Friday, July 21, 2017

The Haifa Studio Theatre premieres Aviram Freiberg's two chamber operas based on stories of S.Y Agnon

Ayelet Cohen,Alexamder Yagudin (photo:Sabrina da Rita)

The Studio Theatre (Haifa) has just premiered two chamber operas based on short stories of S.Y.Agnon - “The Lady and the Peddler” and “Splendour”. Aviram Freiberg adapted the texts and wrote the music for both. Jonathan Szwarc was stage director, with Tavor Gochman serving as musical director and pianist. Singers taking part were soprano Ayelet Cohen, tenor Alexander Yagudin and alto Liat Rockberger. This writer attended the performance on July 18th 2017 at the Jerusalem Khan Theatre.

“The Lady and the Peddler” (1966) tells of a Christian woman (Helena) who lives in isolation in the woods. A Jewish peddler (Joseph) stumbles upon her house, is ensnared by her charms, moves in and has carnal relations with her, only to discover that she has devoured her previous mates. Gradually, Joseph realizes that Helena intends to kill him, eat his flesh and drink his blood, as she hints she has done to her previous "husbands". She tries to kill him but fails, then killing herself. The story ends with Joseph leaving her house, with Helena’s frozen body left on the roof to be devoured by her own birds of prey. This horror story is laden with symbolism on all levels. In his interpretation, Freiberg focuses the relationship between the person dominating and the one who is dominated, attacker and attacked, the host and the parasite, the woman and the man. For the role of Joseph, he chooses to have him sung by a tenor singing in his low (and inconvenient) register to convey the uncomfortable (indeed threatening) situation in which Joseph finds himself. An interesting development is that Helena loses interest in killing and eating Joseph, while he is unaware of this change. In order to create integration of text and music, Freiberg chooses to use leitmotivs to suggest people, objects and ideas. The stage set consists of a table, serving as a house, a bed, roof etc., and a large length of red cloth whose final use is that of a shroud. Freiberg’s engaging but uncluttered musical score of clean, intelligible melodic lines invites the audience to follow the plot and its two characters with ease. Ayelet Cohen’s technical assurance, her creamy voice, easeful and richly colored in all registers, coupled well with her convincing enquiry into the role, her body- and facial language. Tenor Alexander (Sasha) Yagudin’s warm vocal timbre, musicality and comfortable stage presence gave credence to his portrayal of Joseph. Tavor Gochman’s musical direction and keyboard playing (in both operas) were vital, sensitive and strategic in timing.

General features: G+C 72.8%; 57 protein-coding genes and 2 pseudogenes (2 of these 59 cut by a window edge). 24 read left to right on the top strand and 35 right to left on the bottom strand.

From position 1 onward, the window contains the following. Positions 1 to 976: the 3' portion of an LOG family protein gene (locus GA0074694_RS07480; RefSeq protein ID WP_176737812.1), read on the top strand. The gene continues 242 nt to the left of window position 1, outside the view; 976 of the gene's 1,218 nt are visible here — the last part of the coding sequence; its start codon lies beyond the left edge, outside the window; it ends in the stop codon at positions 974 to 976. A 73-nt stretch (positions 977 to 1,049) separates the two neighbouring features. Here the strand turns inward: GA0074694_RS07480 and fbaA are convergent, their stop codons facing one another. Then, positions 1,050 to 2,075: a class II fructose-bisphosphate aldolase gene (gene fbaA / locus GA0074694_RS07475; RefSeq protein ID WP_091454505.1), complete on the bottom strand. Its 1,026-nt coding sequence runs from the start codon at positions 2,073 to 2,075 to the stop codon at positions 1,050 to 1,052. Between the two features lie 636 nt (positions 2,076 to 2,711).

Agnon wrote “Tehilla” in the 1950s. The story  is centred on a righteous old woman whom the narrator meets in Jerusalem’s Old City in the 1920s during the British mandate period. Tehilla herself personifies kindness and good deeds but has suffered tragedy in her life, which becomes apparent as the story unfolds. The narrator who is also a writer becomes involved in her story about sin, suffering, repentance and forgiveness. In the program notes, both Aviram Freiberg and Jonathan Szwarc relate to the characters and how they wish to portray them, hence Freiberg’s choice of a soprano (Ayelet Cohen) for the role of Tehilla and a contralto (Liat Rockberger) for the rabbi’s wife. Alexander Yagudin was the narrator. With the story deeply entrenched in Jewish tradition and thought, Freiberg’s score, guided by Agnon’s musically oriented language, included many associations of Jewish music. He also chose to use speech in different forms as a means of highlighting meaningful moments of the story’s development. The bleak stage set gave spine-chilling focus to the three personalities and what qualities each represented as did moments when the music played on and the characters were silent. On this shadowy, eerie background, singers and pianist convincingly unearthed the story’s horrifying family secrets and their results, nevertheless bringing Agnon’s story to its more positive outcome of forgiveness.


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